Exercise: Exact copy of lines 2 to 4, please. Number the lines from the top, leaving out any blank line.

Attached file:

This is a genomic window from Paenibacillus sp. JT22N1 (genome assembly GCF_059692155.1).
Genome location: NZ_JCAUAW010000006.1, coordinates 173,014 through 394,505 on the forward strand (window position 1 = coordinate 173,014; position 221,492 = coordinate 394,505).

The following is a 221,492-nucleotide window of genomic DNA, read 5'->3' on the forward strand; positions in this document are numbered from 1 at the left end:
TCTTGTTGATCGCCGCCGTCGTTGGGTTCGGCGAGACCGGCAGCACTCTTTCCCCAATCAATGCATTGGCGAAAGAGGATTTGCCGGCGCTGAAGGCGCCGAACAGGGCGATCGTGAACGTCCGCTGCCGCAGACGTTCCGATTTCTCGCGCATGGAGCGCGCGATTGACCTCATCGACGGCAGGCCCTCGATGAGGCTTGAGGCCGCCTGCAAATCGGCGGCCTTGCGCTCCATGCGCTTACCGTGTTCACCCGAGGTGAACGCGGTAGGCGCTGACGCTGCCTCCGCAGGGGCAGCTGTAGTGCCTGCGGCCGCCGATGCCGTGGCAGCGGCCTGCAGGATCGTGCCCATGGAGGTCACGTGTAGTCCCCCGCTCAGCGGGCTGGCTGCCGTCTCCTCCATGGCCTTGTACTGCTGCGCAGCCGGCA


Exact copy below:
Genome location: NZ_JCAUAW010000006.1, coordinates 173,014 through 394,505 on the forward strand (window position 1 = coordinate 173,014; position 221,492 = coordinate 394,505).

The following is a 221,492-nucleotide window of genomic DNA, read 5'->3' on the forward strand; positions in this document are numbered from 1 at the left end:
TCTTGTTGATCGCCGCCGTCGTTGGGTTCGGCGAGACCGGCAGCACTCTTTCCCCAATCAATGCATTGGCGAAAGAGGATTTGCCGGCGCTGAAGGCGCCGAACAGGGCGATCGTGAACGTCCGCTGCCGCAGACGTTCCGATTTCTCGCGCATGGAGCGCGCGATTGACCTCATCGACGGCAGGCCCTCGATGAGGCTTGAGGCCGCCTGCAAATCGGCGGCCTTGCGCTCCATGCGCTTACCGTGTTCACCCGAGGTGAACGCGGTAGGCGCTGACGCTGCCTCCGCAGGGGCAGCTGTAGTGCCTGCGGCCGCCGATGCCGTGGCAGCGGCCTGCAGGATCGTGCCCATGGAGGTCACGTGTAGTCCCCCGCTCAGCGGGCTGGCTGCCGTCTCCTCCATGGCCTTGTACTGCTGCGCAGCCGGCA